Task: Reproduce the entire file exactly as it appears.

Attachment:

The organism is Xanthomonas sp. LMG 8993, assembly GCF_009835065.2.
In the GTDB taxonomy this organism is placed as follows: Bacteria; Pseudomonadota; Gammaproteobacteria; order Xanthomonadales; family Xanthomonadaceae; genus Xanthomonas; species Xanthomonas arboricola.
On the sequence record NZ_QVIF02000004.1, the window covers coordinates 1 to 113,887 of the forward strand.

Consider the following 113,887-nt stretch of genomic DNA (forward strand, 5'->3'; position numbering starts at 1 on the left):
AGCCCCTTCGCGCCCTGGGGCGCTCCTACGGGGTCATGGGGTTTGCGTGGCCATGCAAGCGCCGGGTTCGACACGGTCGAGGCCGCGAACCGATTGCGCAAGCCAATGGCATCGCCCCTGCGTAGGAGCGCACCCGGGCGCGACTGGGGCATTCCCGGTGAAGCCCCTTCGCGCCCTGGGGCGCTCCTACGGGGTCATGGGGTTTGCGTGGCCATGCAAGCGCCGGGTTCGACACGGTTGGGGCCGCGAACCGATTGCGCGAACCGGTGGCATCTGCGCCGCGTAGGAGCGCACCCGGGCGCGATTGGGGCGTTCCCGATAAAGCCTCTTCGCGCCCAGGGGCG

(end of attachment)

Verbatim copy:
The organism is Xanthomonas sp. LMG 8993, assembly GCF_009835065.2.
In the GTDB taxonomy this organism is placed as follows: Bacteria; Pseudomonadota; Gammaproteobacteria; order Xanthomonadales; family Xanthomonadaceae; genus Xanthomonas; species Xanthomonas arboricola.
On the sequence record NZ_QVIF02000004.1, the window covers coordinates 1 to 113,887 of the forward strand.

Consider the following 113,887-nt stretch of genomic DNA (forward strand, 5'->3'; position numbering starts at 1 on the left):
AGCCCCTTCGCGCCCTGGGGCGCTCCTACGGGGTCATGGGGTTTGCGTGGCCATGCAAGCGCCGGGTTCGACACGGTCGAGGCCGCGAACCGATTGCGCAAGCCAATGGCATCGCCCCTGCGTAGGAGCGCACCCGGGCGCGACTGGGGCATTCCCGGTGAAGCCCCTTCGCGCCCTGGGGCGCTCCTACGGGGTCATGGGGTTTGCGTGGCCATGCAAGCGCCGGGTTCGACACGGTTGGGGCCGCGAACCGATTGCGCGAACCGGTGGCATCTGCGCCGCGTAGGAGCGCACCCGGGCGCGATTGGGGCGTTCCCGATAAAGCCTCTTCGCGCCCAGGGGCG